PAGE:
Low natural gas inventories will persist into the fall and, even combined with the forecast of a relatively mild winter, could propel the Henry Hub price well above its record high of $15.39/MMBtu set on Dec. 13, 2005, analysts say.
“When New England has to buy some $50-$100/MMBtu cargoes this winter and Henry Hub sets new price records, the Biden administration may decide to take action,” Keith Barnett, president of Energy Strategies International LLC (EnSI) told Hart Energy. “Is $25/MMBtu Henry Hub possible this winter? Yes!”
Barnett was referring to the possibility of President Joe Biden’s administration limiting LNG exports to non-free trade agreement (FTA) countries in the event of a drastic gas price spike. U.S. LNG exports through June totaled 1.8 Tcf to non-FTA countries, which include Europe and Japan. LNG shipments to FTA countries only accounted for 300 Bcf.
The concern stems from oil policy described in a letter from Energy Secretary Jennifer Granholm to oil refiners on Aug. 18. She urged seven major refiners to prioritize building inventories of gasoline and other fuels over exports ahead of what is historically peak hurricane season.
If that policy precedent is applied to natural gas, it could involve pulling the plug on LNG exports to shore up domestic inventories. That could create a foreign policy dilemma, given the administration’s commitment to supply LNG to European allies supporting Ukraine in its war with Russia. The European gas crunch has been exacerbated recently with Russian gas company Gazprom shutting flow from the Nord Stream 1 for three days, claiming technical issues stemming from western sanctions.
However, the Dutch TTF natural gas price, Europe’s benchmark, slumped in the final days of August from its peak in the mid-$90s. Two factors contributed to the price cut: the announcement that European gas storage reached 80% of capacity two months ahead of schedule; and the EU saying it would not shy away from direct market intervention if necessary.
For the week ended Aug. 19, natural gas storage in the Lower 48 was 12% below the five-year average (2017-2021). At the start of the year, storage was 2.4% above the average, but declines in oil production resulted in reduced production of associated natural gas.
Industry surveys reveal an expectation of about 3.4 Tcf in inventory at the end of the gas refill season on Oct. 31. That total would be 6% below end-of-season 2021 and 7.5% below the five-year average.
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“If … these levels materialize with Freeport [LNG] coming back online at roughly the same time, we see gas prices testing their all-time high of $15.378 from December 2005 and persisting in double digits at Henry Hub for an extended time, easily exceeding the 70-day trading streak in 2008,” EnSI said in a recent report. “We think that is a probable outcome since weekly injections do not seem likely to rise enough to match last year or the five-year average EOS (end of season) inventory.”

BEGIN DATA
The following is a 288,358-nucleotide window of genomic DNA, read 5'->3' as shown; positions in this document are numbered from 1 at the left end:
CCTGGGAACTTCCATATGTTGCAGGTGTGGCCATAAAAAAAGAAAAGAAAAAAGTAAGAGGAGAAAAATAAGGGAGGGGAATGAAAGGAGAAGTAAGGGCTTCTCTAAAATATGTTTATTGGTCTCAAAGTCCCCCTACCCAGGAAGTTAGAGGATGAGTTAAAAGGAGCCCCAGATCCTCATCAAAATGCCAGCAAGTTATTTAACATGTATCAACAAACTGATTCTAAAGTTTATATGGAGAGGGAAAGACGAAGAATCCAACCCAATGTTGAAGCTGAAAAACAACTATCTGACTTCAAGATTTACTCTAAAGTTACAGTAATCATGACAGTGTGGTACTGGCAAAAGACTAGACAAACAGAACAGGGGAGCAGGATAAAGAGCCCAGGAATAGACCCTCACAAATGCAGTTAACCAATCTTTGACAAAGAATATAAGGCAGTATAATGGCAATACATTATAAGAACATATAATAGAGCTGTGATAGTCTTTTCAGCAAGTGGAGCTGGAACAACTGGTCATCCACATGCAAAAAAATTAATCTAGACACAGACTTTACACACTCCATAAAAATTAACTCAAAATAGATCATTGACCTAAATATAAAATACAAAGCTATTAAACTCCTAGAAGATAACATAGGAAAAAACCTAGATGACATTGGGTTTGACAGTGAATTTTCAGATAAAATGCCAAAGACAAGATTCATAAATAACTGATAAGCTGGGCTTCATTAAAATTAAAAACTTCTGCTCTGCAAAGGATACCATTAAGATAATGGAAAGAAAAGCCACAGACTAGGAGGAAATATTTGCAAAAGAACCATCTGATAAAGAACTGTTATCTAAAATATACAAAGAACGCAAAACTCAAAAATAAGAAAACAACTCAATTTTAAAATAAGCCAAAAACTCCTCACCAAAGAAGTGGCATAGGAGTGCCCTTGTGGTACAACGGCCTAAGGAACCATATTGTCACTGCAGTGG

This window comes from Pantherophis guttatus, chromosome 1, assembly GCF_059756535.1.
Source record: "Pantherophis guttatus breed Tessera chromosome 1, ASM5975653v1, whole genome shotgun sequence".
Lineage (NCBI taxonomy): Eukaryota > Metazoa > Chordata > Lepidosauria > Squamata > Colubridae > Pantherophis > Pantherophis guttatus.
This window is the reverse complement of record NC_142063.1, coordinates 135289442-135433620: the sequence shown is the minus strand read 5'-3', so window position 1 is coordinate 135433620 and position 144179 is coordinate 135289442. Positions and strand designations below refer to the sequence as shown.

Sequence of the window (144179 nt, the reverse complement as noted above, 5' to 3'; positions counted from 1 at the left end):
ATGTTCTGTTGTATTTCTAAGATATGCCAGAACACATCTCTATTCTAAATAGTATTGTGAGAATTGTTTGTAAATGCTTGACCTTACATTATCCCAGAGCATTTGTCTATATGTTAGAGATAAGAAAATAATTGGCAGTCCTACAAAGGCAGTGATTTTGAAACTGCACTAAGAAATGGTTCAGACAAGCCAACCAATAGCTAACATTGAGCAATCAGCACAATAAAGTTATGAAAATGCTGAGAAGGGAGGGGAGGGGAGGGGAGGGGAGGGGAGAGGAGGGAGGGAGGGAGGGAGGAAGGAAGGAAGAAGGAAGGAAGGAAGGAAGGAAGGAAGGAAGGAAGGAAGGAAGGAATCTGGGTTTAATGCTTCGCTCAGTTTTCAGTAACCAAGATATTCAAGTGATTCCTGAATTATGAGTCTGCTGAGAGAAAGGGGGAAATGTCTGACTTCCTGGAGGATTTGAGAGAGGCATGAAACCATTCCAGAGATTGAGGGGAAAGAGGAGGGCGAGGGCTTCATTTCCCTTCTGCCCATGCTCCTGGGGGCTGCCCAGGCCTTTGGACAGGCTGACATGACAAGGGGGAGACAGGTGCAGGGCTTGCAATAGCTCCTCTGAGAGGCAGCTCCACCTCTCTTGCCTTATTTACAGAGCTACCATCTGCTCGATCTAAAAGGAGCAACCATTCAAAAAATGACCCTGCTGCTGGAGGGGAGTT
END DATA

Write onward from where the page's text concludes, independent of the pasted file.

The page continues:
The exception to the price record was a unique double-digit spike in February 2021 that reached $23.86/MMBtu.
Then again, it’s no longer December 2005, when Texas beat Colorado 70-3 in the Big 12 championship game. To account for 52% inflation since, experiencing the same relative pain as $15.39/MMBtu means the price would have to hit $23.35/MMBtu in 2022. This, as Barnett has affirmed, is a distinct possibility.
Labor Day weekend is a bit early to finalize weather predictions for the winter, although that didn’t discourage “The Old Farmer’s Almanac 2023.”
“The eastern half of the U.S. should brace for potentially record-breaking cold to define the season,” the “Almanac” proclaimed in late August. “This frigid forecast extends to the Deep South and Texas, which could see the mercury diving as much as 8 degrees F below normal!”
AccuWeather Inc., which relies more on sophisticated modeling and less on exclamation points, disagrees.
“Overall, we are leaning toward less than normal heating for the cold season in the Northeast,” Paul Pastelok, lead long-range forecaster and senior meteorologist, told Hart Energy.
Forecasting natural gas usage and prices depends on the forecast for heating degree days (HDD). A degree day compares the mean outdoor temperatures to a standard temperature, usually 65 degrees Fahrenheit (F). So, a 40-degree F day would be considered 25 HDD. If the expected HDD in a region like the Northeast is forecast to be higher over a time period, traders can expect higher demand for gas to meet higher heating demand. If the forecast calls for a lower HDD than in previous years, anticipated demand will be lower, as well.
“Our preview of the winter shows a more neutral to occasionally chilly pattern in November and early December in the Northeast, milder for the mid-Atlantic,” Pastelok said. “There were a couple of years of interest that had a late October and early November snow event for the interior Northeast, which could be the case again this year.”
The polar vortex may play a key role on the rest of December into January, he said, with the combination of a stronger vortex and the La Niña pattern keeping most of the cold near the pole and western Canada.
“This results in milder-than-normal air for the Northeast, less heating compared to normal,” Pastelok said.
The predictions he shared were preliminary and AccuWeather’s official forecast for customers won’t be released until mid- to late September. While the back end of winter can turn colder than normal, Pastelok’s team is leaning toward slightly less heating than normal for the Northeast.
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